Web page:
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Brazil, Kenya : subsurface dams to augment groundwater storage in basement terrain for human subsistence : Brasil, Kenia : presas sub-superficiales para aumentar el almacenamiento de agua subterranea en terrenos con basamento para la subsistencia humana (Inglês)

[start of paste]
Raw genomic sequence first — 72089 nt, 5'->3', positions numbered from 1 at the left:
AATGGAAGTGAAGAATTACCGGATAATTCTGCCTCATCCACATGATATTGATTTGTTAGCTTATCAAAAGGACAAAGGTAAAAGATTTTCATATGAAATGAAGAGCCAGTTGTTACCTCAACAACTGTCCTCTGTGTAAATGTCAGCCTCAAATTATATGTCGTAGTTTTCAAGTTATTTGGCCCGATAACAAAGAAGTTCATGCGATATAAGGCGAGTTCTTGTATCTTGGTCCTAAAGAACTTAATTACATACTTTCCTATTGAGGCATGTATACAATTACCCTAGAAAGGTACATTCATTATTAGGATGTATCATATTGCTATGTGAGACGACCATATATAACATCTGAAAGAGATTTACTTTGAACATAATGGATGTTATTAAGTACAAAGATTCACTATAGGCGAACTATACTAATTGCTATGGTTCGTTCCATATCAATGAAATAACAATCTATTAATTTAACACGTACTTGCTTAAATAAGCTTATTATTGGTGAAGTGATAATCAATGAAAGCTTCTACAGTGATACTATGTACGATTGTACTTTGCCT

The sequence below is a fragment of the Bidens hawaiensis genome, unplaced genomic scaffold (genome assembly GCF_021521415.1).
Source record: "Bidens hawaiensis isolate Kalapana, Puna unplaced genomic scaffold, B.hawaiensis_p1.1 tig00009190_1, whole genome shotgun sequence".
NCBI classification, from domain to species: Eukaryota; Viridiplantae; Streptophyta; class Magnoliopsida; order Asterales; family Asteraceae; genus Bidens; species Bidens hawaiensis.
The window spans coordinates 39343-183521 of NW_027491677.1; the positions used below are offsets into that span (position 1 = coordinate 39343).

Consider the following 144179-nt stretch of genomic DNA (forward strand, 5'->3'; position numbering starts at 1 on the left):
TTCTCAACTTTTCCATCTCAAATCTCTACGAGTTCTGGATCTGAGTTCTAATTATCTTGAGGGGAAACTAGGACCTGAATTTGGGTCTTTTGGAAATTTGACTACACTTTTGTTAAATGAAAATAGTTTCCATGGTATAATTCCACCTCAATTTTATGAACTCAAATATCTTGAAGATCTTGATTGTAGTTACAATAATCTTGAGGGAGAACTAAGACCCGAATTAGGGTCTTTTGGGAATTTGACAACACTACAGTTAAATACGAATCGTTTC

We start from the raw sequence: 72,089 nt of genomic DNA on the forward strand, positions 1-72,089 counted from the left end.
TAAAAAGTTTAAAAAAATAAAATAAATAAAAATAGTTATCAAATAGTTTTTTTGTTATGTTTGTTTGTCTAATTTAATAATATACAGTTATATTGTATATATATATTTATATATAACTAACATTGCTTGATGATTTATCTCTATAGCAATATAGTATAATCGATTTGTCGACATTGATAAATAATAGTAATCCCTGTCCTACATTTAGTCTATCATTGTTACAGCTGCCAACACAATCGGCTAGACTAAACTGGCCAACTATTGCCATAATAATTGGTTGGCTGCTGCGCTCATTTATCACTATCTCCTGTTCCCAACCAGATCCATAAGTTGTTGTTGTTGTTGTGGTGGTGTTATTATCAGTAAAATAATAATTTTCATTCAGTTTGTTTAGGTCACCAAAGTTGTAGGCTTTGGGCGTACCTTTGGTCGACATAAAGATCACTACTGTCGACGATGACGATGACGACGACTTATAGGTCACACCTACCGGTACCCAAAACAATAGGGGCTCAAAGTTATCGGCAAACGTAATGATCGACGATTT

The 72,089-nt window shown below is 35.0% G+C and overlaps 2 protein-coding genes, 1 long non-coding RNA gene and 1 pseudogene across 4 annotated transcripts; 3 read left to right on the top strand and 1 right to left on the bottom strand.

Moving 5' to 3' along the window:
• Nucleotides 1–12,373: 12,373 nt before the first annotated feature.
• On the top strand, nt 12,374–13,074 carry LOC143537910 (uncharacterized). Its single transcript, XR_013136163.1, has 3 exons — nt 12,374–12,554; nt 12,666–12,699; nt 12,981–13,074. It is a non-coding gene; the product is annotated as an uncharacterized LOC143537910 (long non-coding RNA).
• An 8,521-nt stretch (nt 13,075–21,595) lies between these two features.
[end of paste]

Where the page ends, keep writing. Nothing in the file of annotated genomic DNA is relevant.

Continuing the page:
The objective of these initiatives was to evaluate the technical strategy, social benefits and economic effectiveness of so-called subsurface dams to augment aquifer storage in semi-arid basement terrains with very limited natural groundwater and high drought propensity. This is considered a possible low-cost technology that could aid the rural poor in their battle for subsistence in such areas. This study focuses on experiences gained by Universidade Federal de Pernambuco (UFPE) in northeastern Brazil and by SASOL in Kitui-Kenya. This profile summarizes the field conditions and the principal findings, which are of broader geographical relevance. Subsurface dams of one type or another (especially groundwater and sand dams) can be found in various countries, especially in semi-arid regions. The technology used is not new - but its efficiency in conserving groundwater, suitability for a participatory approach and relative simplicity has recently revived interest in the technique. This study focuses on locations that represent the main national experience of this technology in: 1) northeastern Brazil in the agreste and sertao areas of the interior of Pernambuco State, where about 500 small subsurface dams were constructed during the 1990s; and 2) the Kitui District of Kenya, where the SASOL Foundation began constructing subsurface dams in 1995, and over 400 have been constructed and another 500 planned.




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